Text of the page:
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New Southeast music chairman delights in River Campus
Dr. Kevin Hampton has studied, performed and taught piano all over the Midwest and South, but Cape Girardeau is where he said he's found the perfect blend of students, colleagues and culture.
For 18 years, Hampton taught studio piano, piano literature, piano pedagogy, group keyboard classes and music theory at Armstrong Atlantic State University in Savannah, Ga. Now he's a professor and chairman of the music department in the Holland School of Visual and Performing Arts at Southeast Missouri State University. He started in August.
"It's been something that very much back into my teenage years I knew I wanted to do. I remember writing in my entrance essay for my doctoral program that I wanted to be a college professor," Hampton said. "To do that, I felt I needed to be able to play the repertoire, but I did not actively seek a concert career. It's always been the love of sharing the music. For me, that was always through teaching."
Hampton, originally from Louisiana, Mo., said Cape Girardeau was a little like coming home. And he loves Southeast's River Campus.
"First of all, it's exciting to be part of a university where there is a dedicated campus that focuses on the visual and performing arts in one location. I find that incredibly stimulating," Hampton said.
"The second part of that equation is the students. We have an amazingly talented student body. Our students are multifaceted.
"The third part is the faculty. This is a faculty of active scholars and performing artists."
Plus, he said, his digs are in a beautiful space.
"Having the visual and performing arts [here], there's a wonderful synergy on the River Campus. You find the academic side, but also the creative side. We have students who are composing and faculty who perform," Hampton said. "There's always something of interest that our faculty and students are doing."
Hampton holds a bachelor's degree in piano performance from William Jewell College in Liberty, Mo., a master's degree in music from Drake University in Des Moines, Iowa, and a doctorate of musical arts from the University of Maryland at College Park. He also studied piano and harpsichord at the Conservatoire National in France.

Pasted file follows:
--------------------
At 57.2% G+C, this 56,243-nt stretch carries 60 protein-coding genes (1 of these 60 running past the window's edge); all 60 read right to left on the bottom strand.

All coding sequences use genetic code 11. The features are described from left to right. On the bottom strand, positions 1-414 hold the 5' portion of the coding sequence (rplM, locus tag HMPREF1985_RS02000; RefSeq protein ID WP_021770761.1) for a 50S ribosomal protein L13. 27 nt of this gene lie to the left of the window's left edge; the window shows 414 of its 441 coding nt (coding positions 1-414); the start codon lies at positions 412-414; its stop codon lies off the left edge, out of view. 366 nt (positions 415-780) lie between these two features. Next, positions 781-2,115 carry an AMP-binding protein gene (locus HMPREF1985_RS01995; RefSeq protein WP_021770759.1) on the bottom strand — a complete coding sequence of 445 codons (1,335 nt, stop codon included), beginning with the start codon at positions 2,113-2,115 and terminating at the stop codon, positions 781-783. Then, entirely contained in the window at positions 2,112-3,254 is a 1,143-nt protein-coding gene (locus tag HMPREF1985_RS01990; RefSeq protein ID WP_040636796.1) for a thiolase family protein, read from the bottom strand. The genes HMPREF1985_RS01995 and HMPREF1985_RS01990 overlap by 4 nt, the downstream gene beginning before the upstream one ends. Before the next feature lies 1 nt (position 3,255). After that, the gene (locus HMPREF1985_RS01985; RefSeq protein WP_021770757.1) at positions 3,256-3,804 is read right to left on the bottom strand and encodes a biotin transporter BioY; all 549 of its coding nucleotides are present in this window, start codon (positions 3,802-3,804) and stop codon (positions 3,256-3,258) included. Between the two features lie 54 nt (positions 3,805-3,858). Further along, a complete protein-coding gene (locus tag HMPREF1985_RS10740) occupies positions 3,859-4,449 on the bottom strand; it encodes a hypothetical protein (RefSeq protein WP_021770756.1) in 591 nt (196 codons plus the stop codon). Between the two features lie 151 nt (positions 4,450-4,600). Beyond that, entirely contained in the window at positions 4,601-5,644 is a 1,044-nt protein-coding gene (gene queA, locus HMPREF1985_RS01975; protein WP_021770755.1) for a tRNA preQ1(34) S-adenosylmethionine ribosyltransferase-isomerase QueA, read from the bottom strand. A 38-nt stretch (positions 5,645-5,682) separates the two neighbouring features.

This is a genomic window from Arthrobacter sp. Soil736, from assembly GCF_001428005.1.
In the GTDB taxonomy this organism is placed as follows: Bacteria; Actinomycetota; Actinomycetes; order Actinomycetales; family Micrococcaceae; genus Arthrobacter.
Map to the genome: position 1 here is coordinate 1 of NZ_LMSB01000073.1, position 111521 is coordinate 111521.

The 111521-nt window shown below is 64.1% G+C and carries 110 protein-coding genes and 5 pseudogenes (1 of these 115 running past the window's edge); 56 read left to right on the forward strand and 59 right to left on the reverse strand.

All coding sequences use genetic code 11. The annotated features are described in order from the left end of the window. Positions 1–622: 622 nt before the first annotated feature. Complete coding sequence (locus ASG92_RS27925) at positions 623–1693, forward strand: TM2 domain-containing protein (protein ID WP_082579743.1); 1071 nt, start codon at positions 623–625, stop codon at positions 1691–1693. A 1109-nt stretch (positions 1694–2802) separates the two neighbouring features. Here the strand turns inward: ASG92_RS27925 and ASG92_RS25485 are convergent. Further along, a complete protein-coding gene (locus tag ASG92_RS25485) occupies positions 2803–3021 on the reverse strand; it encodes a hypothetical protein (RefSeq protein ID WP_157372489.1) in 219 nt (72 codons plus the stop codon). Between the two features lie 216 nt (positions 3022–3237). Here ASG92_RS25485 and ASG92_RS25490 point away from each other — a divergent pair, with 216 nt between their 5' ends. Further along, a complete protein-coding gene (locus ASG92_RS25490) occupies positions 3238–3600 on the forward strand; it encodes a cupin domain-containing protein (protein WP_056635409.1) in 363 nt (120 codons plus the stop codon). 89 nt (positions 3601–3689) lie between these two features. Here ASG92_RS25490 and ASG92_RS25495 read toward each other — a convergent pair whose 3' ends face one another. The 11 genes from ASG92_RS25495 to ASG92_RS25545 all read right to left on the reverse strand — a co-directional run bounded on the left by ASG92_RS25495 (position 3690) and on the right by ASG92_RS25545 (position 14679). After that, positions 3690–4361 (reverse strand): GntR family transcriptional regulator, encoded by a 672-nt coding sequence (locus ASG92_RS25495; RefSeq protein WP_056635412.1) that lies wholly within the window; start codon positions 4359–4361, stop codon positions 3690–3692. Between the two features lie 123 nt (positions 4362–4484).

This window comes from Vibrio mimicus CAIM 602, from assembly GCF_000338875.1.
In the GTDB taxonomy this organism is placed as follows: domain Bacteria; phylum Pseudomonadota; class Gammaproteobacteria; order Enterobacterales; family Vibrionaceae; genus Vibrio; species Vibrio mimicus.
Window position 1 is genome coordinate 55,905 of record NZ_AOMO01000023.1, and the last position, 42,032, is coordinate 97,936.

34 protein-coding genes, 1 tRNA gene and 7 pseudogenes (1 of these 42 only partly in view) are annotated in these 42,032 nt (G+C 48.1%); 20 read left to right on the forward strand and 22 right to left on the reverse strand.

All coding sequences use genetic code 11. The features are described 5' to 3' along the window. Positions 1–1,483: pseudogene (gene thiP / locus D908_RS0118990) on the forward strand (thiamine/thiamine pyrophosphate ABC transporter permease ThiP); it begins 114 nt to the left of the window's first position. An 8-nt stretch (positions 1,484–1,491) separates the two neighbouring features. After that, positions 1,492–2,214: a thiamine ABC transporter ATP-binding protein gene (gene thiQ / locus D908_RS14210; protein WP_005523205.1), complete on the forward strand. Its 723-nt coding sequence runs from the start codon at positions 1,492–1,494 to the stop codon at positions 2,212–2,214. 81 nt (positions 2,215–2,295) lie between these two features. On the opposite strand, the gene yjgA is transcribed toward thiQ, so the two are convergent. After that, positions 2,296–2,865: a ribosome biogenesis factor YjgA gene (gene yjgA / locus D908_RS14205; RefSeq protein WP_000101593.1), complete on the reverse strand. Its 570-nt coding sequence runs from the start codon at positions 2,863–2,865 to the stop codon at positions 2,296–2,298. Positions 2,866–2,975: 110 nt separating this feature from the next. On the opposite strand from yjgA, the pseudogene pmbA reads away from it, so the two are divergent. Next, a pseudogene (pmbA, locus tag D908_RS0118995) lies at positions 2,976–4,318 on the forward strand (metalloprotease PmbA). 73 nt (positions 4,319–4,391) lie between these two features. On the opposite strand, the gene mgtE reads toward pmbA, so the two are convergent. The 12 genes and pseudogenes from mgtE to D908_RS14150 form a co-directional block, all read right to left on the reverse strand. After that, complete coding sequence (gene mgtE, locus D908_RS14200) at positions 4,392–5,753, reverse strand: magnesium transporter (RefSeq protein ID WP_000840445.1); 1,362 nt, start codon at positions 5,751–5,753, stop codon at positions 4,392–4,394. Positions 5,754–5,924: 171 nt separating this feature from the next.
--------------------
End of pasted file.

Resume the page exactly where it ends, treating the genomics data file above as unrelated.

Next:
"I had taught while working on my doctorate at a couple of community colleges and at a women's liberal arts college in Virginia," Hampton said, referring to Frederick Community College in Frederick, Md., and Sweet Briar College in Sweet Briar, Va.
At Southeast, he has 169 undergraduate music majors and oversees 18 full-time faculty members and a number of part-time instructors. Classes also are offered at the satellite campuses in Sikeston, Mo.; Kennett, Mo.; and Malden, Mo.; generally for nonmusic majors, Hampton said.
Southeast, he said, focuses on students' success and on building sustainable programs "that are going to help students in their pursuit of lifelong learning."
During his tenure at Southeast, Hampton hopes to build on the music department's rich tradition while anticipating the challenges of technology -- "everything that is driving higher education today," he said.
Content in higher education today is being delivered online, which is reshaping accessibility and the classroom, he said.
"It affects everything from performance through the academic side. It's the ability to literally access information, observe, participate over long distances and share performance experiences," Hampton added. " ... The possibilities seem to be limitless."
Riley King, a senior majoring in vocal and music education, studies with Hampton each week.
"I really like him as a teacher," she said, adding he is her third instructor on the instrument. " ... I do think I've benefited from him the most. He's worked on getting me more comfortable with accompanying and having a vocal, conducting and error detection. It's kind of like a multitasking lesson more than a piano lesson."
Connor Joyce, a junior transfer student from Union, Mo., is majoring in music performance and has played piano since he was 10 or 11.
"I think it's fantastic," Joyce said of Southeast's music program. "With the quality of teachers, they're very excited [about what] the students are interested in.
"The first lesson I had with him [Hampton], he blew my mind. I was very happy. I've learned so much in every lesson," he said.
Hampton chose Southeast because he'd been looking for a good midcareer opportunity.
"I've always enjoyed classroom and studio work. As I worked my way through administration, it became more interesting. This opportunity was a mix of administration and piano, so it was a nice attraction," he said.
And he receives bonuses of culture and a friendly environment.
"I love Cape," he said. "In many ways, it reminds me of other river towns. It's very friendly, warm and welcoming. There's a lot going on, centered through the River Campus. That's very appealing. You have the wonderful Crisp Museum," theater, gallery openings and concerts.
"It's remarkable to see this kind of partnership between a city this size and a university in helping to create such a vibrant cultural scene," he said.
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